Publication: 2011
Summary: In Beatrice Prior's dystopian Chicago, society is divided into five factions, each dedicated to the cultivation of a particular virtue—Candor (the honest), Abnegation (the selfless), Dauntless (the brave), Amity (the peaceful), and Erudite (the intelligent). On an appointed day of every year, all sixteen-year-olds must select the faction to which they will devote the rest of their lives. For Beatrice, the decision is between staying with her family and being who she really is—she can't have both. So she makes a choice that surprises everyone, including herself. During the highly competitive initiation that follows, Beatrice renames herself Tris and struggles to determine who her friends really are—and where, exactly, a romance with a sometimes fascinating, sometimes infuriating boy fits into the life she's chosen. But Tris also has a secret, one she's kept hidden from everyone because she's been warned it can mean death. And as she discovers a growing conflict that threatens to unravel her seemingly perfect society, she also learns that her secret might help her save those she loves . . . or it might destroy her. Debut author Veronica Roth bursts onto the literary scene with the first book in the Divergent series—dystopian thrillers filled with electrifying decisions, heartbreaking betrayals, stunning consequences, and unexpected romance.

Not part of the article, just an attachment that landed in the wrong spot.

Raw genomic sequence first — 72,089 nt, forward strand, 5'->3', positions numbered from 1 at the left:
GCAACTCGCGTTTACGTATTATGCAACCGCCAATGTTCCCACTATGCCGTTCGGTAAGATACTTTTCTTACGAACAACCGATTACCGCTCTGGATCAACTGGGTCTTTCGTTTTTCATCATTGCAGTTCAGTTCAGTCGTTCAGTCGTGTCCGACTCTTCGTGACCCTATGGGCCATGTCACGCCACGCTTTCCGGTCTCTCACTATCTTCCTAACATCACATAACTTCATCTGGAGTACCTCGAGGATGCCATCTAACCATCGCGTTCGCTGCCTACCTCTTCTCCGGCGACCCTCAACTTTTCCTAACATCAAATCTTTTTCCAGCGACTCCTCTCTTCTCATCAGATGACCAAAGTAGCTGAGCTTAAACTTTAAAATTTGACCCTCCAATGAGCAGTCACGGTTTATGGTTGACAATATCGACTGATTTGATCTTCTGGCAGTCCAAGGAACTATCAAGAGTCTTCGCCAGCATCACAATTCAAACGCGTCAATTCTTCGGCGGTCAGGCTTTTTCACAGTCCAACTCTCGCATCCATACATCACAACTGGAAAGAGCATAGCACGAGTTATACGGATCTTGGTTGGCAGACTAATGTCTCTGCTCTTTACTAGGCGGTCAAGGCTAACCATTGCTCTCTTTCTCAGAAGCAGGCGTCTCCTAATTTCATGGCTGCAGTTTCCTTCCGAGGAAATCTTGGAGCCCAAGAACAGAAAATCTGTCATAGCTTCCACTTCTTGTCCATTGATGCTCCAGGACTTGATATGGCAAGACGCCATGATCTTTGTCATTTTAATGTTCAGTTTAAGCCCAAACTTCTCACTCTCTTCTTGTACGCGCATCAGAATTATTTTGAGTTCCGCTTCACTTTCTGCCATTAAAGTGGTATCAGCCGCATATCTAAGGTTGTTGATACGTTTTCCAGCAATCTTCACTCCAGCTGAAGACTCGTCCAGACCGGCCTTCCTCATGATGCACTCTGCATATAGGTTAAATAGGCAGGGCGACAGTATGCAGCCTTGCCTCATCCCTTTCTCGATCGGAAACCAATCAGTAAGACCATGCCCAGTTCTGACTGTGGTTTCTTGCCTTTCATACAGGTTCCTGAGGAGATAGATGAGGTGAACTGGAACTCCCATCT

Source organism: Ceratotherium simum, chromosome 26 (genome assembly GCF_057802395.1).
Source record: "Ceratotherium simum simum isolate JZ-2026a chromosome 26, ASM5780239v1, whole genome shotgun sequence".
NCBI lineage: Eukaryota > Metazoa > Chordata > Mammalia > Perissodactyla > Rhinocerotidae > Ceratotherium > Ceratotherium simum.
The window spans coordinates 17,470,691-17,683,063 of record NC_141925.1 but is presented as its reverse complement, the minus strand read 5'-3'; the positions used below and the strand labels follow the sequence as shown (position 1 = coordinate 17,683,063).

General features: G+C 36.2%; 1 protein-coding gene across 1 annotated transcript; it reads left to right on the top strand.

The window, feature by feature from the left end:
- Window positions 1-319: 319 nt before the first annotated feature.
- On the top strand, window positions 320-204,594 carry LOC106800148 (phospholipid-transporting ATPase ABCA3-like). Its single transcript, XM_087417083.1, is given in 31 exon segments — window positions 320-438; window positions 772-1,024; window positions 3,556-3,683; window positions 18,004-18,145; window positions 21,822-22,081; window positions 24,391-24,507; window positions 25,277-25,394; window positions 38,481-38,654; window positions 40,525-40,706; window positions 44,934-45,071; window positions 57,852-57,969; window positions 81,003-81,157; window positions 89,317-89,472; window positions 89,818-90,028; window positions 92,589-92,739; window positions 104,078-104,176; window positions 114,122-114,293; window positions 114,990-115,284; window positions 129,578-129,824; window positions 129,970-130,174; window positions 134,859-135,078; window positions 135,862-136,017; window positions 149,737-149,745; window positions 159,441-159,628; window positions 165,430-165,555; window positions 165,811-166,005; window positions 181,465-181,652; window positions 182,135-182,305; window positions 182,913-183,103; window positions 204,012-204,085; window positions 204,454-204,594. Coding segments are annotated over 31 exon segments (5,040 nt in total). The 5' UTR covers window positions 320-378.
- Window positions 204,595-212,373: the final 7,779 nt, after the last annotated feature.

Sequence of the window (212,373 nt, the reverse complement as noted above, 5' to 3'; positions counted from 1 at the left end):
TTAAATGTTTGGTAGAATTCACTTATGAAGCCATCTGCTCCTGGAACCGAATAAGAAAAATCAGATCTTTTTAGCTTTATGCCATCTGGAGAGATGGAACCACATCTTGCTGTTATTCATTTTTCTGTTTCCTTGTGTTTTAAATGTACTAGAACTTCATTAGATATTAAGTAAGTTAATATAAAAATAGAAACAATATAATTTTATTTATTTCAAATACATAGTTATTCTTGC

Let me start my saying that I have been on such a dystopian kick this year! The majority of the novels that I have read for my 2011 challenges have been in the genre of dystopia. With that being said, this review is going to be a little different in terms of format compared to my other ones. One of the things that I really enjoyed about this novel, other than the amazing plot and characters, was the language. Everything that Roth wrote I wanted to have as a tattoo or put on my walls. Therefore, my review will consist of both my thoughts and some of my favorite quotes. Without further ado, my review of Divergent.